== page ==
Feds back recognition for New York tribe planning casino

By Frank Eltman
Garden City, New York (AP) October 2010

A small eastern Long Island Indian tribe seeking federal recognition since the 1970s declared victory last week after an Interior Department appeals panel rejected a pair of challenges to its application.

The decision, which found the challengers lacked legal standing in the case, clears the way for the Shinnecock Indians to proceed with plans to open a casino at a still-to-be-determined site on Long Island and makes tribal members eligible for federal benefits. “We’re very pleased that the judges have had the wisdom to see through the charade; clearly they have done that,” said Randy King, chairman of the Shinnecock Indians board of trustees. “Now the hard work of the nation starts; the work of building for the future. It’s going to be challenging, but exciting.”

Mark Tilden, an attorney representing the Shinnecocks in the recognition bid, said the Interior Board of Indian Appeals ruling is effective immediately, making the Southampton-based tribe the 565th to be formally recognized by the United States government.

“Today is a very jubilant day for the nation,” Tilden said. “This ruling firmly establishes them among the family of Indian nations and tribes within the United States.”

The Shinnecocks were told in June that the Interior Department had approved their application for federal recognition, pending a 30-day comment period. But a group called the Connecticut Coalition for Gaming Jobs and a faction of the Montauk Indian tribe - also on eastern Long Island - separately filed papers opposing the recognition.

The Interior Department appeals panel ruled recently, however, that neither group had legal standing to file challenges.

In its 13-page ruling, the appeals panel wrote that the coalition had not identified a business or individual as a member, providing no proof that any member is an “interested party.” The panel also noted that the Montauk faction, which has acknowledged common ancestry with the Shinnecocks, lacked similar standing.

Christopher Cooper, a spokesman for the coalition, issued a statement last week saying it was disappointed in the ruling.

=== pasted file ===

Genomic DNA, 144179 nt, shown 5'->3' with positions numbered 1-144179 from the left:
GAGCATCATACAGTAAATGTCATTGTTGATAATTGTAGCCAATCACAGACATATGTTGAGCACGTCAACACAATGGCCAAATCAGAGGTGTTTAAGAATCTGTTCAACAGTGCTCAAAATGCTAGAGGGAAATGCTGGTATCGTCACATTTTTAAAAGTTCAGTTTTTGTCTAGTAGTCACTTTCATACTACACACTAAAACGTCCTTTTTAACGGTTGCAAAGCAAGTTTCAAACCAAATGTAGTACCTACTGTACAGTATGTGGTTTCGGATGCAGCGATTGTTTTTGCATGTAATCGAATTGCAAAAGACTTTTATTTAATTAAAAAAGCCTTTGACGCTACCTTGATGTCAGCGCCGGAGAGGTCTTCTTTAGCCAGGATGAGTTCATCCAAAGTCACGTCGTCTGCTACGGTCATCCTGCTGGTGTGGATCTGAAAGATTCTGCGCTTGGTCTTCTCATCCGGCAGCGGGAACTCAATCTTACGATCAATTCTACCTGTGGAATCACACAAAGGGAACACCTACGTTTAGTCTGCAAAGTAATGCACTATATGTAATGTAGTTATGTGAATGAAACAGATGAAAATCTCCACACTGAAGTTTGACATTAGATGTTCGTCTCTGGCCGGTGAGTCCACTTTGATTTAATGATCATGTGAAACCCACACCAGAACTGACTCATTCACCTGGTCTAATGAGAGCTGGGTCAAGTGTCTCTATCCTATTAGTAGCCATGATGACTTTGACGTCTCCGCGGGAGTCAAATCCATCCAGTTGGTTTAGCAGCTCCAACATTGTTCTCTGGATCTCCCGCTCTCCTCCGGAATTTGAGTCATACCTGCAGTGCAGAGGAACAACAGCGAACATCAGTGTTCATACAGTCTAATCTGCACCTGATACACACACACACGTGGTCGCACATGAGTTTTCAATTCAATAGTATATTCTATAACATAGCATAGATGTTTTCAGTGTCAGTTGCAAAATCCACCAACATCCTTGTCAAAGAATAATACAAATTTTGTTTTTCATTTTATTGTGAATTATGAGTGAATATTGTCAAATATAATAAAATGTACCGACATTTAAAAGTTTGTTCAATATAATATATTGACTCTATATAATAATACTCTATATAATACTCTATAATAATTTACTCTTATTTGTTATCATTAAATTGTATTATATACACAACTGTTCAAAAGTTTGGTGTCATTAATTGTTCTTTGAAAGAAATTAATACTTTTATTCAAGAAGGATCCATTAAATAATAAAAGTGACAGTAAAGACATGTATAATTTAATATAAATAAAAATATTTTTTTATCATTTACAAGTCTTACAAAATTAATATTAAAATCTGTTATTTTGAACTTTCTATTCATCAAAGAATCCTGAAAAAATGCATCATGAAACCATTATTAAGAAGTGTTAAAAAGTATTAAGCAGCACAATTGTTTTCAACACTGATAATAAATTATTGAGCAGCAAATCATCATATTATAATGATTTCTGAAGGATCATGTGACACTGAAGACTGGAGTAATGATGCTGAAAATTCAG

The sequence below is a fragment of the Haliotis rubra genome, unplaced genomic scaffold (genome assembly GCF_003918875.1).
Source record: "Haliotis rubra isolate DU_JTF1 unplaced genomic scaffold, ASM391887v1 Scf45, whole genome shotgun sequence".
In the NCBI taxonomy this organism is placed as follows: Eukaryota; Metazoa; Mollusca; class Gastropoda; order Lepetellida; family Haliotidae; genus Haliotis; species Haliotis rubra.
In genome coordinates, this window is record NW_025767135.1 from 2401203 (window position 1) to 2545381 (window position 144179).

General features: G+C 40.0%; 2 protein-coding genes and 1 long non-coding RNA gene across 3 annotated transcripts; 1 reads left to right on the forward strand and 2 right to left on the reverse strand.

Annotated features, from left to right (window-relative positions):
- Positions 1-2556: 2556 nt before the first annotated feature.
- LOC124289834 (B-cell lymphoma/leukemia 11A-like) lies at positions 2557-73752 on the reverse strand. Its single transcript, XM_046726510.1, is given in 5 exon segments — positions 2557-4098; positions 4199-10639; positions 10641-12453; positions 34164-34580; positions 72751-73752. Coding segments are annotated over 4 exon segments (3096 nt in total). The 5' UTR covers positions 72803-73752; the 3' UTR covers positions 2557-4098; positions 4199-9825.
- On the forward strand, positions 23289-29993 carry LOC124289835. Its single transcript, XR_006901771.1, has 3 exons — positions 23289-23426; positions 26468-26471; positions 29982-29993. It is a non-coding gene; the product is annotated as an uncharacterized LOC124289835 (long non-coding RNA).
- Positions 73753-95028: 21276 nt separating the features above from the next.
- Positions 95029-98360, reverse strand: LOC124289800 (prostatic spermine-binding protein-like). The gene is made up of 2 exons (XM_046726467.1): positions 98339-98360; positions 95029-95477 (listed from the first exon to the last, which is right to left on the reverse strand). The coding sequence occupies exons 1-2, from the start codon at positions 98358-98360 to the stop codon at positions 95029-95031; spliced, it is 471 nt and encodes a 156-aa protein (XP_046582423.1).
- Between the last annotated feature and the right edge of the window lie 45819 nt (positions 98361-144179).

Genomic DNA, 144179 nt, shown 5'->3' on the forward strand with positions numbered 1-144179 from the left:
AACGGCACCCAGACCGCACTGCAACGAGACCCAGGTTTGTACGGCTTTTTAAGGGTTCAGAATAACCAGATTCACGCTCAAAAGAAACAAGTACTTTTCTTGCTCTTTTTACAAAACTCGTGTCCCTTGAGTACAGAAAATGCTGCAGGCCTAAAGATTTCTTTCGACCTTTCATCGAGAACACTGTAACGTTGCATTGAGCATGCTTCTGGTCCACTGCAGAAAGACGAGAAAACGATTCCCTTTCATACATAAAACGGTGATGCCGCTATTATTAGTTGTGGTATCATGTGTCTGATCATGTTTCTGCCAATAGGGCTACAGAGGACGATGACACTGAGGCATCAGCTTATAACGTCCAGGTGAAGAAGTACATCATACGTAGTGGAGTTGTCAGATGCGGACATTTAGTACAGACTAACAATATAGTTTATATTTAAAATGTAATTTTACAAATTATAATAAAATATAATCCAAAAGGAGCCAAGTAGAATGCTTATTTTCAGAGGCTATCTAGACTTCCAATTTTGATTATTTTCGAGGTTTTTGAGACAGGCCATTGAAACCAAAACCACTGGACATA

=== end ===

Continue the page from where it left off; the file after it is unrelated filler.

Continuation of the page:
“Today’s federal action is a blow to the Connecticut casino industry and to the long-term economic health of Southeastern Connecticut,” Cooper said. “We will review today’s ruling and discuss with our members the appropriate next steps in this process.”

An attorney for the Montauk group did not answer a telephone call and did not provide an answering service.

A coalition representative said last summer the Shinnecocks should be rejected because they have received financial backing from a Michigan casino operator in the past. Detroit-based Gateway Casino Resorts backed a $920,000 lobbying effort by the Shinnecocks between 2004 and 2008, according to data from a government watchdog group, the Center for Responsive Politics.

Tribal representatives said then that the source of their financing was immaterial to the recognition issue.

Federal recognition is required for any Indian tribe seeking to operate a casino. Tribal members are also eligible for scholarships and other federal aid when recognition is granted.

King said last week the tribe continues to study various locations for a casino, but that no site has been selected.

He acknowledged that an agreement still needs to be completed with the state of New York before any dice can begin rolling. Among the locations being discussed are the site of the current Nassau Veterans Memorial Coliseum in Uniondale, and Brookhaven Airport Calabro Airport in Shirley.

“Hopefully, the state of New York will entertain a meeting with the nation in the near future,” he said.